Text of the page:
The greatest show I’ve ever seen is no more. Long live the king.

Thoughts on the Dexter finale

A lumberjack.

That’s where we’re going to end the tale of the Bay Harbor Butcher?

Not with Dexter in custody, or strapped to an electric chair, or floating toward the ocean floor with his sister?

As the eighth and final season of Dexter went out with a whimper, I found myself coming back to the same thought:

The second season of Dexter should have been its final season.

This is not an original idea by me (I think IGN floated it during its second season review) but looking back, that was the season we deserved as this once-great show sliced its way toward the end.

Imagine the thrill of watching Special Agent Lundy circle around Dexter like a hungry vulture. Picture Debra, scrambling to keep her brother safe by sabotaging the efforts of a man she loved.

You could even keep the LaGuerta murder storyline intact. It would only add to Debra’s inner turmoil. Can you imagine the performance Jennifer Carpenter would have turned in with material like that?

Best of all, think about Sergeant Doakes (introduced in Season 6 in place of Mike Anderson) closing in on Dexter like he did in the second season. That game of cat and mouse, with Lundy circling above it all, would have made for some of the best television in recent memory.

The ending we deserved wasn’t Dexter with a beard. It wasn’t Dexter on a beach with Hannah and Harrison. This show was about a serial killer whose #1 rule is “Don’t get caught.” The only appropriate ending was Dexter being caught by police and having his secret exposed to the world. At long last, the mask would fall away and the Bay Harbor Butcher would be exposed to the world.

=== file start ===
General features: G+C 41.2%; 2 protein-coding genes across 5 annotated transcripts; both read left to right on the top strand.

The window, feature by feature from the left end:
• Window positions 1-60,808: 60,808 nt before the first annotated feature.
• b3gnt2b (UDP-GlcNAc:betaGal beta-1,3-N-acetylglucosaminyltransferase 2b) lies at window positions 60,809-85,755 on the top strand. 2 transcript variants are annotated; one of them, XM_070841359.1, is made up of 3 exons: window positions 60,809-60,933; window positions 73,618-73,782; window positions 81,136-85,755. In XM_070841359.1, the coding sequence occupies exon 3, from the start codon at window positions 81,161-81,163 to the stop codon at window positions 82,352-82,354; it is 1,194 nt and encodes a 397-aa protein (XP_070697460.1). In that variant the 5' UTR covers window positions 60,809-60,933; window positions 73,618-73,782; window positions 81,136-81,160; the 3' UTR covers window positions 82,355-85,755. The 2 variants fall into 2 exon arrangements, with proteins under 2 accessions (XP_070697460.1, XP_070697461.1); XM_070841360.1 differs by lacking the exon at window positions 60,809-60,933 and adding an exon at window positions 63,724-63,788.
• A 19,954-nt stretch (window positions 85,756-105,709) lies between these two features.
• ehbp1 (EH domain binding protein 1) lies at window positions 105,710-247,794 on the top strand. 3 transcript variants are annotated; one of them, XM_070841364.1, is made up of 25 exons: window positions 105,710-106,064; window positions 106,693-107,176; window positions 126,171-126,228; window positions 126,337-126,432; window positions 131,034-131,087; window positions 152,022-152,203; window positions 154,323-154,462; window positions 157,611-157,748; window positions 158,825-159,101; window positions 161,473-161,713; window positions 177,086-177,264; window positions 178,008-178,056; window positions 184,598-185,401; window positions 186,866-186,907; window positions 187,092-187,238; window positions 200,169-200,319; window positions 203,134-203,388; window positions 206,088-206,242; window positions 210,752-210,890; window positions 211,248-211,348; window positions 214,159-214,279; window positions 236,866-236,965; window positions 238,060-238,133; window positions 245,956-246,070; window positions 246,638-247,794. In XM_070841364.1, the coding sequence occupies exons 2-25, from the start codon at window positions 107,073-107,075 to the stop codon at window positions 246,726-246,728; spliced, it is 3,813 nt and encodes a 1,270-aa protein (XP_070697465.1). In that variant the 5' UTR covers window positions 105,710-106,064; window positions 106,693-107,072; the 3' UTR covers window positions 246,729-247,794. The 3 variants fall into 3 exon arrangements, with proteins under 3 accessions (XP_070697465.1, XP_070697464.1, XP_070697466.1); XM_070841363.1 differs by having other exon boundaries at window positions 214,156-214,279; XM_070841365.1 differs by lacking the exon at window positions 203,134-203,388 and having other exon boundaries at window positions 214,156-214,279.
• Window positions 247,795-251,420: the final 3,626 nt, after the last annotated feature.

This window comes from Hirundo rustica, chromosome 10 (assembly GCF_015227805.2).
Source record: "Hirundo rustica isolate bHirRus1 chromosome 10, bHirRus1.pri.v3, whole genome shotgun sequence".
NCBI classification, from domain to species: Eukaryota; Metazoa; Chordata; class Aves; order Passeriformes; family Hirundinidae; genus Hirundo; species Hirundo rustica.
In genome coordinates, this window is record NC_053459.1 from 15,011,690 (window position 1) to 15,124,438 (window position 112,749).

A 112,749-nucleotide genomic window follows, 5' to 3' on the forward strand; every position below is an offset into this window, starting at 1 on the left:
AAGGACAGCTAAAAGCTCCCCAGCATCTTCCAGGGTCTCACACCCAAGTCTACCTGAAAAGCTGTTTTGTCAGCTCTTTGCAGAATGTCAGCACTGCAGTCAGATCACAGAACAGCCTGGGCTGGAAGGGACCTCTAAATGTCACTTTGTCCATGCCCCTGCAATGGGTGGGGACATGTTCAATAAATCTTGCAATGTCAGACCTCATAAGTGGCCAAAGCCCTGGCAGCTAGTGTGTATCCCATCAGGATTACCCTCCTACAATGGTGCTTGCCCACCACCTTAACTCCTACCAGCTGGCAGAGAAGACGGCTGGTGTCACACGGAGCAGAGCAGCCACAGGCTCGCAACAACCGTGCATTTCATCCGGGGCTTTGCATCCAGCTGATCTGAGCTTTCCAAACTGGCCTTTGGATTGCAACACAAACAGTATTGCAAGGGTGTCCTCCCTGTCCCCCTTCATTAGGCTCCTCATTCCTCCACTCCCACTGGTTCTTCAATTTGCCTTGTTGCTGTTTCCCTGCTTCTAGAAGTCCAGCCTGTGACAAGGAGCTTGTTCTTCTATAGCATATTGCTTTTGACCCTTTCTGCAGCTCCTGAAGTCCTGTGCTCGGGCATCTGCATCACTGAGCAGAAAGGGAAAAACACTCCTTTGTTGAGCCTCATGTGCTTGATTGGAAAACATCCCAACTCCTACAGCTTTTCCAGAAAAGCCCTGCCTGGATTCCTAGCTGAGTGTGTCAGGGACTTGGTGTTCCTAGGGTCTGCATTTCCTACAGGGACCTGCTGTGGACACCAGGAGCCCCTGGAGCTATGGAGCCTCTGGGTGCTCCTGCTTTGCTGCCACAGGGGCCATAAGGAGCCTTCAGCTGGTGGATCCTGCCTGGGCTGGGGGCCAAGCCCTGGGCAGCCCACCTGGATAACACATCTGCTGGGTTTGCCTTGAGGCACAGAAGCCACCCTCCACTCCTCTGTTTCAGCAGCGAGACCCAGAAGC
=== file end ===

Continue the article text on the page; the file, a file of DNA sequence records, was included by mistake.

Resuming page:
Somewhere along the way (looking at you, Season 5) the writers lost sight of what made Dexter tick. The guy is a monster, plain and simple. We enjoy watching him and even rooting for him to succeed because we are sophisticated television viewers who can enjoy a good story about a psychopath without becoming one ourselves.

Would we enjoy watching the cuffs finally slapped on Dexter’s wrists? No. But that’s what makes great television so effective. It forces us to feel things we don’t want to feel. Great television makes us uncomfortable. It makes us squirm. It hits us like a punch in the gut.

I felt nothing watching the final scene of Dexter.

After investing in this show for eight seasons, was it all for nothing?

We’ll never get to see the second season take the place of this anemic eighth season, but we can imagine how glorious it would have been. And that says everything about how Dexter ended.